JG: Who were your target audience?

RQ: We set the investment threshold really low, so some people only advised us to accept investments of £500 and above; we chose to accept, as you can with CrowdCube, from £10 upwards. If you look at the profile of our campaign, half of our investors, about 400, just over 400 investors, invested less than £500. In fact, 400 investors invested an average of £105, so basically 400 people accounted for just £40,000 of the campaign. So we could have done without that? Yeah, I guess, but then I wouldn’t have those 400 people as advocates.

JG: What sources of marketing did you use the most and why?

RQ: Anything and everything, so we really drew on all of our marketing experience. So, first of all we did a match funded deal with CrowdCube, where we took some tube advertising. For some campaigns, if you are raising over a certain amount, CrowdCube will (not sure if they still do it, but in our case) will support you in terms of match funding, some London Underground advertising. So, we had 95, 16 sheet tube posters across the London Underground network, 2,000 tube ad cards, adverts that actually go in the tube carriage. I don’t think we can actually attribute specific investments to that, but it was a nice bit of background marketing. We did an awful lot with our own networks; customers, staff, investor networks, my LinkedIn network, our Exec teams’ LinkedIn networks and so on. Social media was very very big, so we have a reasonable following from people, particularly again investors and staff, on social media. CrowdCube are pretty good at that as well in terms, with pushing the message out pretty constantly. Their investor network, with their hit weekly, by the way of their database, and of course something we are getting pretty well know at now, PR.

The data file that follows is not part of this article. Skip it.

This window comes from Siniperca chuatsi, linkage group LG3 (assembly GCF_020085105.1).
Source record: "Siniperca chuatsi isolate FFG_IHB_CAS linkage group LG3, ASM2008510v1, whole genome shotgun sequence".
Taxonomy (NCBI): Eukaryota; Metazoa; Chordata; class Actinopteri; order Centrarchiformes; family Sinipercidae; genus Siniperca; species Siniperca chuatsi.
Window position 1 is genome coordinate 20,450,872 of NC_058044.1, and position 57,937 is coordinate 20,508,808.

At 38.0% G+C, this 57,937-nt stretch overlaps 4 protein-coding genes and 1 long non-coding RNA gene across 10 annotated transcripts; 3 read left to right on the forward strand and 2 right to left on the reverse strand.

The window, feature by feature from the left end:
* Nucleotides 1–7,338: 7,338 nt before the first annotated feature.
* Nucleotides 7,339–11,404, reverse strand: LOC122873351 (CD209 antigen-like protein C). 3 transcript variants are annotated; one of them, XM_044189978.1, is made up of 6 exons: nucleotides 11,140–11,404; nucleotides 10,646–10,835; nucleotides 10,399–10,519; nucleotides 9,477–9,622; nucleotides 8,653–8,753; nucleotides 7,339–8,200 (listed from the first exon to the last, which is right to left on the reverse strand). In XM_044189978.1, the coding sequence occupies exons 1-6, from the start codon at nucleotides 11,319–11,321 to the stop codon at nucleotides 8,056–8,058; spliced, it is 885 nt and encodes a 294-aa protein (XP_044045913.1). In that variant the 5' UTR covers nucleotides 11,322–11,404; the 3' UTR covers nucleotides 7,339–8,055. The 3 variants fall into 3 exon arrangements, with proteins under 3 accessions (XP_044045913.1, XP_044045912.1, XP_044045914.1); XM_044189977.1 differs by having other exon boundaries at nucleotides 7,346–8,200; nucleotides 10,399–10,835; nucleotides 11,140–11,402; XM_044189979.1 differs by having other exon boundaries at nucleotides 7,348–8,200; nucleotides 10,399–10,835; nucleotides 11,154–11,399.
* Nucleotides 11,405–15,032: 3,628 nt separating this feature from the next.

JG: And, what challenges did you face?

RQ: As the CEO & Founder, you have to be the figure head behind the campaign. So, I answered all of the forum questions, which there were 40 or 50 I guess, I answered the email queries that I got, I did one on one investor meets, we did three specific investor meets, so that took up a lot of time and a lot of effort. So, it was pretty time consuming, I reckon a third of my day during the 5 week campaign, was just based on the crowd fund. Worth it in the end of course, but that’s a real challenge, when you are also trying to hire people, get your product built think about next year’s budget and marketing strategy and so on, running the business.

RQ: And also I guess the challenge of closing a round out, making sure you end up with little drop off.

JG: What’s next and would you do it again?

RQ: Definitely would, and I see no harm even if you’re going to raise a big round, so our round will say be £10 million, would we do it again as part of that? Yeah, I think to raise a £1 million as part of a £10 million Series A, or Series B even and to use crowdfunding for a £1 million or that, as well as mixture of VC money, Venture Debt, and so on, I think that a really broad, and clever thing to do.

JG: Brilliant, well Thank you very much for your time and I’m sure all our readers and listeners will love watching this video.

RQ: Cool, pleasure, thank you.